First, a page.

The Importance Of Digital Materials For 3D Design And Product Development  

Dr. Jan Beringer, senior scientific expert, Hohenstein Instititute

TW Special Report

Digitization is more important than ever. As more designers work online and our industry strives to reduce waste and save resources 3D technologies for technical prototyping promise great benefits. While the designs are digital, most apparel is still designed for real people, not avatars. So, realistic visualization is important for designers, manufacturers and consumers.

Digital material parameters are an often-undervalued pillar of 3D design. Brands are building digital material libraries, increasing the incentive for suppliers to offer digitized materials. But, suppliers want their materials represented realistically across all 3D platforms.

To help both suppliers and designers, textile testing and research partner Hohenstein created the Universal Translator Approach for digital material parameters. Dr. Virgilio L. González, correspondent for Textile World‘s sister publication Textiles Panamericanos, recently had the opportunity to interview Dr. Jan Beringer, Hohenstein’s senior scientific expert.

González: What exactly are digital materials and why are they important?

Beringer: Material parameters are measurements of the physical textile (or accessory) that are needed by a software system to make a digital simulation. These can include elasticity, mass, density, stiffness, friction, strain strength and many more. The program’s algorithm turns this data into a 3D object on your screen that is meant to be a digital twin of the material. Ideally, it should look and behave the same as the real material. This accuracy affects not only the appearance, but also the fit, comfort, quality and manufacturing process of the garment. You need to know how a material will behave on a body or interact with other materials, especially if the wearer is planning to move.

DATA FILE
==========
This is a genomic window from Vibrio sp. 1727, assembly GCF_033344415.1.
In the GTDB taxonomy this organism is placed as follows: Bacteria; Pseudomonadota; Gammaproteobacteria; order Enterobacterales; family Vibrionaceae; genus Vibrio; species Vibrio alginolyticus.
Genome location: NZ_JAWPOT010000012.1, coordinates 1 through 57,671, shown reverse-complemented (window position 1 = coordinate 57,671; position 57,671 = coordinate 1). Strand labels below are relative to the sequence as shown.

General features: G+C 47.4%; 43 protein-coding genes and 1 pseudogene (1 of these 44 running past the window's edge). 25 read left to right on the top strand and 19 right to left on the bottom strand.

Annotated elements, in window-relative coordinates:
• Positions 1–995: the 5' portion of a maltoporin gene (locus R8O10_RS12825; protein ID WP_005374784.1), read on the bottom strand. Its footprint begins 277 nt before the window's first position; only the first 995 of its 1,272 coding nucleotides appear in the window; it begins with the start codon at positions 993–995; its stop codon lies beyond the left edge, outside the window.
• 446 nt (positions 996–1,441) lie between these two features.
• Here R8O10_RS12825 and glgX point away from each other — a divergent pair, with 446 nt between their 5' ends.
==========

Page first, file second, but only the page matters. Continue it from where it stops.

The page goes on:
González: What is the current state of digital materials?

Beringer: The lack of standardization around digitizing materials is a real challenge to our industry.

To digitize a material for the most popular 3D simulation systems, material suppliers or digital designers must test many distinct parameters for each fabric. Each software has its own requirements for what and how to test. Even the required units differ. For example, the bending parameter is entered as ‘µNm’ for one system, ‘Bend W/L (𝒅𝒚𝒏/𝐜𝐦²)’, for another and ‘Bending weft/warp ((g∗mm²)/(s^2∗rad))’ for a third system.

The problem for material suppliers is that their brand customers may be using different 3D systems. Not only is it unrealistic to test for up to 35 parameters on each material, after following the various test procedures for each, differences in the algorithms result in different visualization and behavior across platforms. And suppliers want their materials represented accurately in every 3D system, wouldn’t you?

It’s no wonder that designers have resigned to using default material libraries or buying parameters from sources that differ in accuracy and methods. Worse, these materials don’t match the current collection.

González: What is the problem with default or inaccurate material parameters?

Beringer: Imagine a designer using different materials in the physical design and prototyping stages than they plan for the finished garment. Everyone knows this does not work for traditional designing. So, why would it work for digital designing?